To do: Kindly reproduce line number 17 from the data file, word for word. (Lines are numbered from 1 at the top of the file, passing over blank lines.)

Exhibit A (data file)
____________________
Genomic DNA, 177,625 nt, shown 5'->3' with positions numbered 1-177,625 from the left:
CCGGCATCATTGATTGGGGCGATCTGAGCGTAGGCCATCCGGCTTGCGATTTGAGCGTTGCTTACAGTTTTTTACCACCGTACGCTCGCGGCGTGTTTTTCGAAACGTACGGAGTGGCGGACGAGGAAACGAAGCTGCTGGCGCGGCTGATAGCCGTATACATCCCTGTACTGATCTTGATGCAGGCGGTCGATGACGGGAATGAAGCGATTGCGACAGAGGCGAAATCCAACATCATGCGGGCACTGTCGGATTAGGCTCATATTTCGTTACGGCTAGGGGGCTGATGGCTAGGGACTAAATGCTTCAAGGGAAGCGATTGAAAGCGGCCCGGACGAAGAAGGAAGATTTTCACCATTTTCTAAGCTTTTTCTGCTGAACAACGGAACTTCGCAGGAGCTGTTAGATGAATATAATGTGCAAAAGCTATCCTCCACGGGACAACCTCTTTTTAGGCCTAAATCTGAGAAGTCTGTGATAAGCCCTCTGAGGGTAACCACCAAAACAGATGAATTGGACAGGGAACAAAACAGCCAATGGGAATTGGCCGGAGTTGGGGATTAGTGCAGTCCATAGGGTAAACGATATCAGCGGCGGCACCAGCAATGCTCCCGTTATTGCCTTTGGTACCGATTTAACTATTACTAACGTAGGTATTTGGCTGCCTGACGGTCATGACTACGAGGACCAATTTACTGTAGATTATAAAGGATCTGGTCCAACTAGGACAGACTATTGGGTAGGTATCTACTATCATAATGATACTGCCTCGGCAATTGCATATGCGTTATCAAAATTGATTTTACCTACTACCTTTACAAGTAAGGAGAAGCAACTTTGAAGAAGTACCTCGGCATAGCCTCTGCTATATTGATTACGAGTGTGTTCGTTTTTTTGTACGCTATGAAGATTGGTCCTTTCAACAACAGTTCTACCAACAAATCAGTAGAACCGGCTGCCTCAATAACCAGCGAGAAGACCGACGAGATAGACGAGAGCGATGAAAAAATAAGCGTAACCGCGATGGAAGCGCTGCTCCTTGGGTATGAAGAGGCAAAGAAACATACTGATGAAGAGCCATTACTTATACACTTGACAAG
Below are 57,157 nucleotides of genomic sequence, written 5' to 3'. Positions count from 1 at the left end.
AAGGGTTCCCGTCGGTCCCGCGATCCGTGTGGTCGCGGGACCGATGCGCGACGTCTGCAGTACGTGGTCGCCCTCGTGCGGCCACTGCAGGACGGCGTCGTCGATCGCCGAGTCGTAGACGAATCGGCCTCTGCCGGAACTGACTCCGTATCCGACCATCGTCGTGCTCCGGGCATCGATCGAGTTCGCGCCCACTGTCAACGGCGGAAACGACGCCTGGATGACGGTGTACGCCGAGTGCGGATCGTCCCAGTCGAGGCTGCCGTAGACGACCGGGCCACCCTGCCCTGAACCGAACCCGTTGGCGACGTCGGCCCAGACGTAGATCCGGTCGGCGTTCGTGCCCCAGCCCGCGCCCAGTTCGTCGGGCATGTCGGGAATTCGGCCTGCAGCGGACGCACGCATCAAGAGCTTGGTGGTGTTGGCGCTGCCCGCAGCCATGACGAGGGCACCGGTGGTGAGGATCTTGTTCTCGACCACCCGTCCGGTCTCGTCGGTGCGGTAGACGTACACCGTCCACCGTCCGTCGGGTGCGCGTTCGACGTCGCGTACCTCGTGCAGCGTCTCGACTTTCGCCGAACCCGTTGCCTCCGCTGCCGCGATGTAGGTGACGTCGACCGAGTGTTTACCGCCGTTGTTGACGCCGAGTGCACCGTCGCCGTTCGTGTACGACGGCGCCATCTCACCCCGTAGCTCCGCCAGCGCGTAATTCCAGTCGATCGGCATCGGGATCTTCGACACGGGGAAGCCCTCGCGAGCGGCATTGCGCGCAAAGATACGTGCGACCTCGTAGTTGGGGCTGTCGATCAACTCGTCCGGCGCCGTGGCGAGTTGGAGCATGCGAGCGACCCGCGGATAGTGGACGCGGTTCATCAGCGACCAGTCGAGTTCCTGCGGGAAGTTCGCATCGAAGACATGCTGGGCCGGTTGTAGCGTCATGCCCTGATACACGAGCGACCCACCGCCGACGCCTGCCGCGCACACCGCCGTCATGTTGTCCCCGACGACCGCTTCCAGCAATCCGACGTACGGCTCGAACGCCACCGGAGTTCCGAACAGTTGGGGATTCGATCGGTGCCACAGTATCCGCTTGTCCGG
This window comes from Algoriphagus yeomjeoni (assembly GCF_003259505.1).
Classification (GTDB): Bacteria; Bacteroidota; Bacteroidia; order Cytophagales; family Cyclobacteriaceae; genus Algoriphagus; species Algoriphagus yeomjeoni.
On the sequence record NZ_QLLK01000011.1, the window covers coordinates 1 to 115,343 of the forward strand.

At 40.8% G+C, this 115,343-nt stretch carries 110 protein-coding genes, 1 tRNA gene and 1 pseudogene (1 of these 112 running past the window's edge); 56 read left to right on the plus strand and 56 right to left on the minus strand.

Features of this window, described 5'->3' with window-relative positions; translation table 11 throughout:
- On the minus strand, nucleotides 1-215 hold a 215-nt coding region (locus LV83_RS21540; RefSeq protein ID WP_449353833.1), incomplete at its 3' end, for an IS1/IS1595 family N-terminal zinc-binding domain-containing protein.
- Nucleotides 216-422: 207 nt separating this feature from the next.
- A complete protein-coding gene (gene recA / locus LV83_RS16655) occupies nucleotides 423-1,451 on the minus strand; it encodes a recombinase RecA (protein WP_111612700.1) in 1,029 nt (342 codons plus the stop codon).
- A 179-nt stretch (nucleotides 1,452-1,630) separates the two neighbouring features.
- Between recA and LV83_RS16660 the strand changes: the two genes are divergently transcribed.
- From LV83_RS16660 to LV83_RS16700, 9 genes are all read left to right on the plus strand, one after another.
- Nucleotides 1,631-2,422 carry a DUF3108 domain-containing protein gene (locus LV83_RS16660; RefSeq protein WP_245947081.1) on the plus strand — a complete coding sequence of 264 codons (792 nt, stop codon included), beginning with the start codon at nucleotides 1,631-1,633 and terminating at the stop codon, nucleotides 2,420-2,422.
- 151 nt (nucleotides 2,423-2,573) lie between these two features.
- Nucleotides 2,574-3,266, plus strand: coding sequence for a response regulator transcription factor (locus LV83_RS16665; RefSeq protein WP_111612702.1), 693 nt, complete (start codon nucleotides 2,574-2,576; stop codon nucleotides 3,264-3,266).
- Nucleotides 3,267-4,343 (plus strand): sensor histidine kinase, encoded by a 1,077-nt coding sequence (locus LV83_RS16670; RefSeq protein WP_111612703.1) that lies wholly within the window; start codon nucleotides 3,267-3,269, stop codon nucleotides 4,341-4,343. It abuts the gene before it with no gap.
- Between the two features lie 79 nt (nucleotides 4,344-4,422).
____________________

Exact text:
- 151 nt (nucleotides 2,423-2,573) lie between these two features.